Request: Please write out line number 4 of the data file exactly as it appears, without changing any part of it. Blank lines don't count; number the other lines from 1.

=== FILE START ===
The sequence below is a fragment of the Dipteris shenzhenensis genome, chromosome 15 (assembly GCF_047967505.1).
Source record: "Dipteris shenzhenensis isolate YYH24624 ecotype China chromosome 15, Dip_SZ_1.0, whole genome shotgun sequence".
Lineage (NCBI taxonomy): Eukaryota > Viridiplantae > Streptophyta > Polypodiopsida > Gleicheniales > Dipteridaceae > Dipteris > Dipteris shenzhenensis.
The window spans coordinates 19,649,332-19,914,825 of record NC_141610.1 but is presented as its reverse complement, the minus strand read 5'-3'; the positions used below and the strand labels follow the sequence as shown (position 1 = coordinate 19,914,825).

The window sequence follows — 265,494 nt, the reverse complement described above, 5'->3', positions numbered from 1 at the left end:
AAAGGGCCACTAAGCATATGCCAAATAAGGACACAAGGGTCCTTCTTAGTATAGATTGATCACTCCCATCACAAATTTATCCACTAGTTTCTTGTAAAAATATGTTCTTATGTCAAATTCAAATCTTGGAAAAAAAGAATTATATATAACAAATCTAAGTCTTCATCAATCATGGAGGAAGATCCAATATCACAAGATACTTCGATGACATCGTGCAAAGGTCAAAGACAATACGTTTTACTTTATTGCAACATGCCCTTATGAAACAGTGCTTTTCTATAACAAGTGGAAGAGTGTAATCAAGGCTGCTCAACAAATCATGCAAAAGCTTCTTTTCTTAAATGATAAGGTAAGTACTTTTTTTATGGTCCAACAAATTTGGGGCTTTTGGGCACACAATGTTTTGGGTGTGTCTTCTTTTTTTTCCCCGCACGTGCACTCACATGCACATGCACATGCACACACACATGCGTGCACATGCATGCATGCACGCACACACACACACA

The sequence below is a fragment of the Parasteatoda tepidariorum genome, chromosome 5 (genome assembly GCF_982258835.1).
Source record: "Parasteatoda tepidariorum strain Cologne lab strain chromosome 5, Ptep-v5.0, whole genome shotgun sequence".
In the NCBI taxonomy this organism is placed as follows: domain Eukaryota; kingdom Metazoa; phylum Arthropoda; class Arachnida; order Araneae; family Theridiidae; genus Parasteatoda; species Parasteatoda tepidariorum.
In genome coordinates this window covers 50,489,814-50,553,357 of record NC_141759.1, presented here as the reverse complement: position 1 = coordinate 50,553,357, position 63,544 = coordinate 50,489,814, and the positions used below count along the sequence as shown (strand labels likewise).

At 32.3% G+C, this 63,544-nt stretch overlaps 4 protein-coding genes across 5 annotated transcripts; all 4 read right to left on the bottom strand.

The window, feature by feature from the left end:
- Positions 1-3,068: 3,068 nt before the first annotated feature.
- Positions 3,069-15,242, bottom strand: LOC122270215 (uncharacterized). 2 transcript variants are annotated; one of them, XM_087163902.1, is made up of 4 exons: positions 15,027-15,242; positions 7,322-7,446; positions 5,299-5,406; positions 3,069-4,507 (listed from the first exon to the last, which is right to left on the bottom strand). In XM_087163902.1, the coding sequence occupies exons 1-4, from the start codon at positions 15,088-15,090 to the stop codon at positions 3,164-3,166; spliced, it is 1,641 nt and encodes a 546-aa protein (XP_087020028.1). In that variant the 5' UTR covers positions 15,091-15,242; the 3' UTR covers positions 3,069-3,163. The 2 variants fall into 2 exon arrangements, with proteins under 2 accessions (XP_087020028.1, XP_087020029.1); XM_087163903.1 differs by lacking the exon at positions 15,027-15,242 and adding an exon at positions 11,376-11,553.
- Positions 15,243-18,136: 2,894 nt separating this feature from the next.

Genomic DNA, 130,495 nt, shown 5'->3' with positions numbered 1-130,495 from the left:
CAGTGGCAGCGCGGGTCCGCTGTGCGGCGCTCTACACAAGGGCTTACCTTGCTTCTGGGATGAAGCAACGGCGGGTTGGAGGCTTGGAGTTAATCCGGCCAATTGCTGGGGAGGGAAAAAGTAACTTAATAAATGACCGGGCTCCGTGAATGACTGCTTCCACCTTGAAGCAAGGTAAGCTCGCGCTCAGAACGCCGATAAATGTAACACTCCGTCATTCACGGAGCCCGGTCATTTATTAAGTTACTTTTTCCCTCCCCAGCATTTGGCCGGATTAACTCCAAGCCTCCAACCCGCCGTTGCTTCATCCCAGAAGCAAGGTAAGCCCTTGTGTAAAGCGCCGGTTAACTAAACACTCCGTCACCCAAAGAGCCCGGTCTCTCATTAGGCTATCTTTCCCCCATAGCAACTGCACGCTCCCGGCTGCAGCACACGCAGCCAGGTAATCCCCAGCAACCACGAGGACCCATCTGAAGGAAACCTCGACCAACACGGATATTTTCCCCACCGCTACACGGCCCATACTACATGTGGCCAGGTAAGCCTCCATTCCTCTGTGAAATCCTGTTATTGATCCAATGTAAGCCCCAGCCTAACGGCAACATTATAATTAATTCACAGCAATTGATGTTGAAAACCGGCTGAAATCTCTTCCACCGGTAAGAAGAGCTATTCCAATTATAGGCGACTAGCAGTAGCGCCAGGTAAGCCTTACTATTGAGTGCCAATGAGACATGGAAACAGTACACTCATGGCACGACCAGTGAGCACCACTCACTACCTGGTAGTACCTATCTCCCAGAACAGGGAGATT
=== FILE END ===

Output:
The window spans coordinates 19,649,332-19,914,825 of record NC_141610.1 but is presented as its reverse complement, the minus strand read 5'-3'; the positions used below and the strand labels follow the sequence as shown (position 1 = coordinate 19,914,825).